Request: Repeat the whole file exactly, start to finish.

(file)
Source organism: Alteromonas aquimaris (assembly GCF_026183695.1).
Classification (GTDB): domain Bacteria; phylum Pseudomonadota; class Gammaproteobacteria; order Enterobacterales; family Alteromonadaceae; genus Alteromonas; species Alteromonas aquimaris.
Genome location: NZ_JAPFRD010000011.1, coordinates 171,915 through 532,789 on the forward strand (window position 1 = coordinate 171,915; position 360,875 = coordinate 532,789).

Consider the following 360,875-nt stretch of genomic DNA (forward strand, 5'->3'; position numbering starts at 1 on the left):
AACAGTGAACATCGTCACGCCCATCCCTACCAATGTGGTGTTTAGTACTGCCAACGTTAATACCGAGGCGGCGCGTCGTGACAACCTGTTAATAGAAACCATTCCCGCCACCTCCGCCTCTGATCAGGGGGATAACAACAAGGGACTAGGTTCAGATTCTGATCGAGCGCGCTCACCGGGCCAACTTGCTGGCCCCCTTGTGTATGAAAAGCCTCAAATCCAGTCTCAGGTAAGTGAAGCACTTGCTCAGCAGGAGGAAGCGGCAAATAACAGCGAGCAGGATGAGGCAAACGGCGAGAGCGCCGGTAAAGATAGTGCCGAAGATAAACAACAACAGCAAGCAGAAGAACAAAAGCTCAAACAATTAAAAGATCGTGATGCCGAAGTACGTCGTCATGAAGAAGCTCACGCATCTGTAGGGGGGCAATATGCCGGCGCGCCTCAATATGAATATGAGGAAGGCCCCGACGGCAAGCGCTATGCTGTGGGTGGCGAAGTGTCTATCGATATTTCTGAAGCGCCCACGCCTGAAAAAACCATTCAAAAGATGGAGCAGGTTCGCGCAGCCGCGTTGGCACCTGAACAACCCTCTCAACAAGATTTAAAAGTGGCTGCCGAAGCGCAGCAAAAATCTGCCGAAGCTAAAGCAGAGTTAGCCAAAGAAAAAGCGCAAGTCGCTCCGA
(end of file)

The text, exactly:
Source organism: Alteromonas aquimaris (assembly GCF_026183695.1).
Classification (GTDB): domain Bacteria; phylum Pseudomonadota; class Gammaproteobacteria; order Enterobacterales; family Alteromonadaceae; genus Alteromonas; species Alteromonas aquimaris.
Genome location: NZ_JAPFRD010000011.1, coordinates 171,915 through 532,789 on the forward strand (window position 1 = coordinate 171,915; position 360,875 = coordinate 532,789).

Consider the following 360,875-nt stretch of genomic DNA (forward strand, 5'->3'; position numbering starts at 1 on the left):
AACAGTGAACATCGTCACGCCCATCCCTACCAATGTGGTGTTTAGTACTGCCAACGTTAATACCGAGGCGGCGCGTCGTGACAACCTGTTAATAGAAACCATTCCCGCCACCTCCGCCTCTGATCAGGGGGATAACAACAAGGGACTAGGTTCAGATTCTGATCGAGCGCGCTCACCGGGCCAACTTGCTGGCCCCCTTGTGTATGAAAAGCCTCAAATCCAGTCTCAGGTAAGTGAAGCACTTGCTCAGCAGGAGGAAGCGGCAAATAACAGCGAGCAGGATGAGGCAAACGGCGAGAGCGCCGGTAAAGATAGTGCCGAAGATAAACAACAACAGCAAGCAGAAGAACAAAAGCTCAAACAATTAAAAGATCGTGATGCCGAAGTACGTCGTCATGAAGAAGCTCACGCATCTGTAGGGGGGCAATATGCCGGCGCGCCTCAATATGAATATGAGGAAGGCCCCGACGGCAAGCGCTATGCTGTGGGTGGCGAAGTGTCTATCGATATTTCTGAAGCGCCCACGCCTGAAAAAACCATTCAAAAGATGGAGCAGGTTCGCGCAGCCGCGTTGGCACCTGAACAACCCTCTCAACAAGATTTAAAAGTGGCTGCCGAAGCGCAGCAAAAATCTGCCGAAGCTAAAGCAGAGTTAGCCAAAGAAAAAGCGCAAGTCGCTCCGA